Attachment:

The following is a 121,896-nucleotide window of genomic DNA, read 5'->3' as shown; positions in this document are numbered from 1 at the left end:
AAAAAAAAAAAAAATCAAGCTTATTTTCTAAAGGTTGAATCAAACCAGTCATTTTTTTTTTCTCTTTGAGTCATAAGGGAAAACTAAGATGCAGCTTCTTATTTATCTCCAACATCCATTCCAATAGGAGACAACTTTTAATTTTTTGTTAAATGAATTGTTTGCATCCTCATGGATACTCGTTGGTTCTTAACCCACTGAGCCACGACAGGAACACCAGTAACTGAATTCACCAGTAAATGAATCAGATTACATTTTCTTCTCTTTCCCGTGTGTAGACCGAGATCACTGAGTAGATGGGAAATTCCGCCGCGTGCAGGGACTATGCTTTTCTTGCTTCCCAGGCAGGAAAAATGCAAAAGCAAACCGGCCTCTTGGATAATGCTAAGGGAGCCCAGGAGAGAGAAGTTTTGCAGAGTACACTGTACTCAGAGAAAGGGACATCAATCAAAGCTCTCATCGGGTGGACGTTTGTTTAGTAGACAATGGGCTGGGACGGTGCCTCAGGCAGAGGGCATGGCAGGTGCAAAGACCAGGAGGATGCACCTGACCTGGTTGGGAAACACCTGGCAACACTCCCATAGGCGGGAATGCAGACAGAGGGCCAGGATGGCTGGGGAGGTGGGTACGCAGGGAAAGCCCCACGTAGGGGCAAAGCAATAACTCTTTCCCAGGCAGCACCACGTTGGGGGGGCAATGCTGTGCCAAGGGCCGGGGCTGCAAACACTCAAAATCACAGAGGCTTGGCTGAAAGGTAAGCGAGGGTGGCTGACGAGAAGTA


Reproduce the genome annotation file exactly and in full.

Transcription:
The following is a 121,896-nucleotide window of genomic DNA, read 5'->3' as shown; positions in this document are numbered from 1 at the left end:
AAAAAAAAAAAAAATCAAGCTTATTTTCTAAAGGTTGAATCAAACCAGTCATTTTTTTTTTCTCTTTGAGTCATAAGGGAAAACTAAGATGCAGCTTCTTATTTATCTCCAACATCCATTCCAATAGGAGACAACTTTTAATTTTTTGTTAAATGAATTGTTTGCATCCTCATGGATACTCGTTGGTTCTTAACCCACTGAGCCACGACAGGAACACCAGTAACTGAATTCACCAGTAAATGAATCAGATTACATTTTCTTCTCTTTCCCGTGTGTAGACCGAGATCACTGAGTAGATGGGAAATTCCGCCGCGTGCAGGGACTATGCTTTTCTTGCTTCCCAGGCAGGAAAAATGCAAAAGCAAACCGGCCTCTTGGATAATGCTAAGGGAGCCCAGGAGAGAGAAGTTTTGCAGAGTACACTGTACTCAGAGAAAGGGACATCAATCAAAGCTCTCATCGGGTGGACGTTTGTTTAGTAGACAATGGGCTGGGACGGTGCCTCAGGCAGAGGGCATGGCAGGTGCAAAGACCAGGAGGATGCACCTGACCTGGTTGGGAAACACCTGGCAACACTCCCATAGGCGGGAATGCAGACAGAGGGCCAGGATGGCTGGGGAGGTGGGTACGCAGGGAAAGCCCCACGTAGGGGCAAAGCAATAACTCTTTCCCAGGCAGCACCACGTTGGGGGGGCAATGCTGTGCCAAGGGCCGGGGCTGCAAACACTCAAAATCACAGAGGCTTGGCTGAAAGGTAAGCGAGGGTGGCTGACGAGAAGTA